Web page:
Experimental study on modeled caudal fins propelling by elastic deformation

研究成果: Conference contribution

抜粋

The present study proposes a new device for the experiment of self-propelling bodies in the water. As opposed to the studies in the past whose experiments were often carried out in a water channel with a given freestream velocity, the new device allows the model to swim under an actual self-propelling condition. The adopted model mimics the caudal fin of various shapes and made of elastic material, and the self-propelling speed is investigated primarily as a function of the forcing frequency. The influence of the amplitude of forced vibration and the materials of different elasticity is also investigated. The flow field around the model fin has been measured by PIV to characterize the flow pattern produced by the fin-motion.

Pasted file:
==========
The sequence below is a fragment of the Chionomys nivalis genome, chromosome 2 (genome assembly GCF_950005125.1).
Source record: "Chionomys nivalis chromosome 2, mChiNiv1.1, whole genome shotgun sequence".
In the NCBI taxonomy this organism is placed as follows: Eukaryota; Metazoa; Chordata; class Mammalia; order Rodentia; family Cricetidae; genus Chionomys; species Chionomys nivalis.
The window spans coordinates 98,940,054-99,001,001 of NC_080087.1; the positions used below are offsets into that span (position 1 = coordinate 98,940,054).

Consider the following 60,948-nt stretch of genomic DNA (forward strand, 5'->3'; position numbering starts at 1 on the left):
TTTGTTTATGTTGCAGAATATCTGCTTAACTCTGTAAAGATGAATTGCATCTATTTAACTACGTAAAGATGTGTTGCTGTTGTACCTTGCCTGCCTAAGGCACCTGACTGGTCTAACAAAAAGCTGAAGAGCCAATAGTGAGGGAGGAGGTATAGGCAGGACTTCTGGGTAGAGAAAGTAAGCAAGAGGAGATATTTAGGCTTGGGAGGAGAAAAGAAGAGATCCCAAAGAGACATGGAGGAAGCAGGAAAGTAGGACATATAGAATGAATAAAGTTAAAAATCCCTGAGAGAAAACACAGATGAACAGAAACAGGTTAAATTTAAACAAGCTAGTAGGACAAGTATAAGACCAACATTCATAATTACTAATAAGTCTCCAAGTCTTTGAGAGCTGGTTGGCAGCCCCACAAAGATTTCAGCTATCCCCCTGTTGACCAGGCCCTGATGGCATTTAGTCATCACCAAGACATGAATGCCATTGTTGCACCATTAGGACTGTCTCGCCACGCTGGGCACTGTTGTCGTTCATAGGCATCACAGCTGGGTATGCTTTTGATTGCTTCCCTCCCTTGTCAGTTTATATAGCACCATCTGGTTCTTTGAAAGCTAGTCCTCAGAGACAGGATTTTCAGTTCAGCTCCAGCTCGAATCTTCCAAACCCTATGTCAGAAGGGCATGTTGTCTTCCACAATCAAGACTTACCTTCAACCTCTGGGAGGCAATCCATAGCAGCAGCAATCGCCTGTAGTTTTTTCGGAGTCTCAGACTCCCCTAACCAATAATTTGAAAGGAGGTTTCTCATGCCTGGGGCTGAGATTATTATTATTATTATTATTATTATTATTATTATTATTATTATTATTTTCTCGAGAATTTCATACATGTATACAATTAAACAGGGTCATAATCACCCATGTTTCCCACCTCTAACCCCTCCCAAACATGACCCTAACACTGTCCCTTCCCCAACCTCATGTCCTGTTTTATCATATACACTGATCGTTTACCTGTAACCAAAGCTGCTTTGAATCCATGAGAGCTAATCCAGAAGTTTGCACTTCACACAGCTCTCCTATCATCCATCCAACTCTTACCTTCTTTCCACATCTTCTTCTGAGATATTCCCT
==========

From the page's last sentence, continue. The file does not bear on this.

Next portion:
元の言語English
ホスト出版物のタイトルFlow Manipulation and Active Control; Bio-Inspired Fluid Mechanics; Boundary Layer and High-Speed Flows; Fluids Engineering Education; Transport Phenomena in Energy Conversion and Mixing; Turbulent Flows; Vortex Dynamics; DNS/LES and Hybrid RANS/LES Methods; Fluid Structure Interaction; Fluid Dynamics of Wind Energy; Bubble, Droplet, and Aerosol Dynamics
出版者American Society of Mechanical Engineers (ASME)
1
ISBN(電子版)9780791851555
DOI
出版物ステータスPublished - 2018 1 1
イベントASME 2018 5th Joint US-European Fluids Engineering Division Summer Meeting, FEDSM 2018 - Montreal, Canada
継続期間: 2018 7 152018 7 20

Other

OtherASME 2018 5th Joint US-European Fluids Engineering Division Summer Meeting, FEDSM 2018
Canada
Montreal
期間18/7/1518/7/20

ASJC Scopus subject areas

  • Mechanical Engineering

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  • これを引用

    Baba, N., & Obi, S. (2018). Experimental study on modeled caudal fins propelling by elastic deformation. : Flow Manipulation and Active Control; Bio-Inspired Fluid Mechanics; Boundary Layer and High-Speed Flows; Fluids Engineering Education; Transport Phenomena in Energy Conversion and Mixing; Turbulent Flows; Vortex Dynamics; DNS/LES and Hybrid RANS/LES Methods; Fluid Structure Interaction; Fluid Dynamics of Wind Energy; Bubble, Droplet, and Aerosol Dynamics (巻 1). American Society of Mechanical Engineers (ASME). https://doi.org/10.1115/FEDSM2018-83386